¥1,000 gets you ‘senbero’ – a couple of cold ones and snack

By Jun Ikemura

Places offering ‘Senbero’ are typically informal.

Places offering ‘Senbero’ are typically informal.

Summer is just around the corner, and that means days are getting much longer! So, what is your favorite thing to do in the summer?

As most people know, Okinawan people love to drink, on beaches, Izakaya pubs, bars and many other places. Hot sunshine matches a cold Orion beer or glass of Awamori very well!

Typical ‘Sembero’ set consists of a couple of drinks and a snack, like a couple of sticks yakitori or other inexpensive pub fare.

Typical ‘Sembero’ set consists of a couple of drinks and a snack, like a couple of sticks yakitori or other inexpensive pub fare.

A new style of enjoying a few cold drinks on a hot day is now getting popular on the island. The fad is called ‘Senbero,’ with ‘sen’ meaning a thousand and ‘bero,’ although not an actual word, conjures up an image of being drunk or having a ‘buzz.’ So, ‘Senbero’ means something like ‘1,000-yen buzz.’

Its up to every and each restaurant how they translate the ‘senbero,’ but in most cases ‘senbero’ means a special of the establishment consisting two or three mugs of beer or some other alcoholic drink like chu-hai, and an appetizer to go with the drinks, all for a fixed price of ¥1,000. The fad of ‘senbero bars’ started in Tokyo a few years back but is now catching up throughout Japan.

Many local stand-up bars and izakaya pubs have recently started offering ‘senbero’ and some even have added ‘senbero’ on their day-time menus. Now, one can question where’s the moderation if you start at noon, but people who love to drink can start the party from early in the day, and can also be done early. Of course, the danger is that some people love their ‘senbero’ so much that they will continue drowning them one after another from daytime through midnight and later.

On the other hand, ordering ‘senbero’ gives people a perfect excuse to leave the party early. Just grab the ¥1,000 set, have the two or three drinks and the ‘tsumami’ snack and leave. Normally, it can be hard to leave a drinking party at an izakaya early, especially, when everyone is expected to pay their share, and one does not know how much is expected as alcohol is usually ordered by a bottle that everyone shares, but the bill does not arrive before the party is over. Some people don’t like to share the bill equally because some people drink and eat a lot whole some don’t. ‘Senbero’ makes leaving simple, just pay your ¥1,000.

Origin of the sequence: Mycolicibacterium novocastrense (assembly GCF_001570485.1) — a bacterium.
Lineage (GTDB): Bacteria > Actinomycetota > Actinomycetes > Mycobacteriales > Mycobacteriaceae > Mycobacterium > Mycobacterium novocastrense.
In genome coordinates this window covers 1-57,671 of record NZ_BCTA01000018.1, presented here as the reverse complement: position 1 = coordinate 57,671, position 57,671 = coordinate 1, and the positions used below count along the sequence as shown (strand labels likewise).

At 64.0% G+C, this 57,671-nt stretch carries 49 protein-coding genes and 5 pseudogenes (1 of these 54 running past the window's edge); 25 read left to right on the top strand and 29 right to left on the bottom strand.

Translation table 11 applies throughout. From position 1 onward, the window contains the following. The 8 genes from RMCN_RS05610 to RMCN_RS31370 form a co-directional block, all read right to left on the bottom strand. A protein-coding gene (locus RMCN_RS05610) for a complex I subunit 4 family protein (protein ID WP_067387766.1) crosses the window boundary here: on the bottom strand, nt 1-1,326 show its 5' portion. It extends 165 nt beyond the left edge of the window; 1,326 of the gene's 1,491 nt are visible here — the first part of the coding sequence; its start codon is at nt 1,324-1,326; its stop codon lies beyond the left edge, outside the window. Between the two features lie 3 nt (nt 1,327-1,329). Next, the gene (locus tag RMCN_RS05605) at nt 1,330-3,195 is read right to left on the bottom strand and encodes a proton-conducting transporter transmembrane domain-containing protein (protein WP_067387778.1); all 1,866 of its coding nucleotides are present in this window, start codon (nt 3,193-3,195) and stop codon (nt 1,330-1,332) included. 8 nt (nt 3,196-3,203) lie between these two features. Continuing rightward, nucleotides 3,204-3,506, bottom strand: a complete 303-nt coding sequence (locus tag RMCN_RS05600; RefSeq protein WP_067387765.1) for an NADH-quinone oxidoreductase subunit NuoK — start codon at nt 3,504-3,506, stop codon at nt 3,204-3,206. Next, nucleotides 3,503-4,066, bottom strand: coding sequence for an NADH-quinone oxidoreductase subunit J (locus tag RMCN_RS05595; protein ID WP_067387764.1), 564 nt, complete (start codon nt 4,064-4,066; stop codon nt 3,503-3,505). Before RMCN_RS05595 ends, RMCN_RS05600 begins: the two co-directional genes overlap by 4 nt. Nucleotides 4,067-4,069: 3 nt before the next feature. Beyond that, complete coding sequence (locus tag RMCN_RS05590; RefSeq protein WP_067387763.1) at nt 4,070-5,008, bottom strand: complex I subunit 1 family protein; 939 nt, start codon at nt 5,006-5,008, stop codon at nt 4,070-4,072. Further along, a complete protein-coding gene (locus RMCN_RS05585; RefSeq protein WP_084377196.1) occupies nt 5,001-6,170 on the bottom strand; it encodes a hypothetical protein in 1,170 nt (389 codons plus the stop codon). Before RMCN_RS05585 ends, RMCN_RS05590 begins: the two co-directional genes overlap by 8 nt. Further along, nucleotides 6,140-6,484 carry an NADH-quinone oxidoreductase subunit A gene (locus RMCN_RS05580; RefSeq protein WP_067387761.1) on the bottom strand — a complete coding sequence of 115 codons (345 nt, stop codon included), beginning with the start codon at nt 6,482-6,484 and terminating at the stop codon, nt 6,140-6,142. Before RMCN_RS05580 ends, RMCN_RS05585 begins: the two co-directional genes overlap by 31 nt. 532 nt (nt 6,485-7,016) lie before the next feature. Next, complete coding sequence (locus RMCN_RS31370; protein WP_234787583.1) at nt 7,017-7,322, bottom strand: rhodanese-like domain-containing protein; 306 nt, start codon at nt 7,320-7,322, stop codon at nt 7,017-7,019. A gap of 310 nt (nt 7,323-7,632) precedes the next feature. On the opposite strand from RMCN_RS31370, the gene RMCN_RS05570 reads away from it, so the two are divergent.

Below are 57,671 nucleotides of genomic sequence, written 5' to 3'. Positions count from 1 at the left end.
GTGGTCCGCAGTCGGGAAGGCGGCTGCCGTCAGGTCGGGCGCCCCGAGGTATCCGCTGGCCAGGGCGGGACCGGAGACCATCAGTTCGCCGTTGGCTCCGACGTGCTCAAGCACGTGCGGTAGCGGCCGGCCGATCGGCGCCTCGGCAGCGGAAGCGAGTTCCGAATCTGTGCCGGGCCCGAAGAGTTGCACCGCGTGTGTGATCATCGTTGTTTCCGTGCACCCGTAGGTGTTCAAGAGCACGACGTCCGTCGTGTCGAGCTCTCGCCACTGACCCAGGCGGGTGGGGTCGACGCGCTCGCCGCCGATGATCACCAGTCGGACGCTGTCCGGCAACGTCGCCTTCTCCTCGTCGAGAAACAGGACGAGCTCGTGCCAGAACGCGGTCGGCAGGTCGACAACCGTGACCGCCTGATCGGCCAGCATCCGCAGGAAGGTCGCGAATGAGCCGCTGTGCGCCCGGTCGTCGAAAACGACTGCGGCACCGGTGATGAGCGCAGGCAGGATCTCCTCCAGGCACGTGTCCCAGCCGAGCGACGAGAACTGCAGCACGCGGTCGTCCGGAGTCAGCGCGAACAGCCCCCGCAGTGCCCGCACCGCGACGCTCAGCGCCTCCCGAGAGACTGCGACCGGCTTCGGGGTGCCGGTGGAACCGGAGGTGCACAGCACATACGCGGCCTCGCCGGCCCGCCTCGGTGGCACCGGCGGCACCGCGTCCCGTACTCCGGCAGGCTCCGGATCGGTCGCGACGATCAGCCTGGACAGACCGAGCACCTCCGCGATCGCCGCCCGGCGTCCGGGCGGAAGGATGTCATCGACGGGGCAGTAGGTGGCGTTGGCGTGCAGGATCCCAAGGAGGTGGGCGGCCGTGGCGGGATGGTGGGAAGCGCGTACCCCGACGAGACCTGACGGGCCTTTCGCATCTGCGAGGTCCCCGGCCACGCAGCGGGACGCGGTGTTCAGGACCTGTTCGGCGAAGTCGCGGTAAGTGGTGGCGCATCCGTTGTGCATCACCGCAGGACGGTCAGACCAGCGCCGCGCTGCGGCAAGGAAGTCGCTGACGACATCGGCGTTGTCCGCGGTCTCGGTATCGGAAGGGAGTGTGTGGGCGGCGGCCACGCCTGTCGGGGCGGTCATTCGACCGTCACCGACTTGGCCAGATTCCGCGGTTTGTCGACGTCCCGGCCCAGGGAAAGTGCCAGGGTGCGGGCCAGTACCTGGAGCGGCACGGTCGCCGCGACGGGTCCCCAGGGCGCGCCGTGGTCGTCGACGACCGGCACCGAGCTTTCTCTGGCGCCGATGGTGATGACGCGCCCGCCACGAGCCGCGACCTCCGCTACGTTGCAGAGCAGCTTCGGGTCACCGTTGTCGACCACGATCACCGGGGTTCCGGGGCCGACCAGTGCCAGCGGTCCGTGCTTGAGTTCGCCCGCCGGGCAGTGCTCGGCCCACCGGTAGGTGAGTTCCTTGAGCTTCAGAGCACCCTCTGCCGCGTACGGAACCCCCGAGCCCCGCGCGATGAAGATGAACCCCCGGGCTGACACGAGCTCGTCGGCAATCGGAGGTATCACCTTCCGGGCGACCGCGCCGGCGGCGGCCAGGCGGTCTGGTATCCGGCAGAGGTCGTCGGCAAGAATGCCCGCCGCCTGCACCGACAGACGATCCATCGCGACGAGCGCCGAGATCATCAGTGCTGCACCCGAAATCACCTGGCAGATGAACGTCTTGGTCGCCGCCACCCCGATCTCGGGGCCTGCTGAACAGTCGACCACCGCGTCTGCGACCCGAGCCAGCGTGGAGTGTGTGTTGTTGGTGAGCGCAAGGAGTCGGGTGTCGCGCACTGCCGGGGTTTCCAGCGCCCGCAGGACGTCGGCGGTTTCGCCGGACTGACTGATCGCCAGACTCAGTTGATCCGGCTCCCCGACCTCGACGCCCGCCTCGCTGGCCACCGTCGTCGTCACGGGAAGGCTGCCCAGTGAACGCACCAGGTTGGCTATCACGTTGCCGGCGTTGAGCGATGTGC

So, where can you get a chance to order ‘senbero?’ In downtown Naha there’s an area called ‘Makishi Kousetsu Ichiba (Makishi public market)’ where ‘senbero’ is very popular, Sakurazaka area is another, and it’s also known now in some places in Okinawa City.

‘Senbero’ is not new. It’s origins date back to old Japan, when it was called “Kakuuchi”. Long time ago there were Japanese sake shops that sold sake by cup at a reasonable price. Customers drank a cup or two in a certain corner of the shop standing up. The custom was kept alive in a few traditional establishments downtown Tokyo or other large cities, until someone rediscovered the custom, and it was revived with a modern twist.

In Japan, many people are nowadays very much fascinated with old-fashioned styles and customs. And in any case, whether you are a tourist or local, spending just ¥1,000 is a cheap price to feel nostalgic and feel the good old days in Japan, even on Okinawa.

GoldDisc

08:49 04 Dec , 2016

eju12-1

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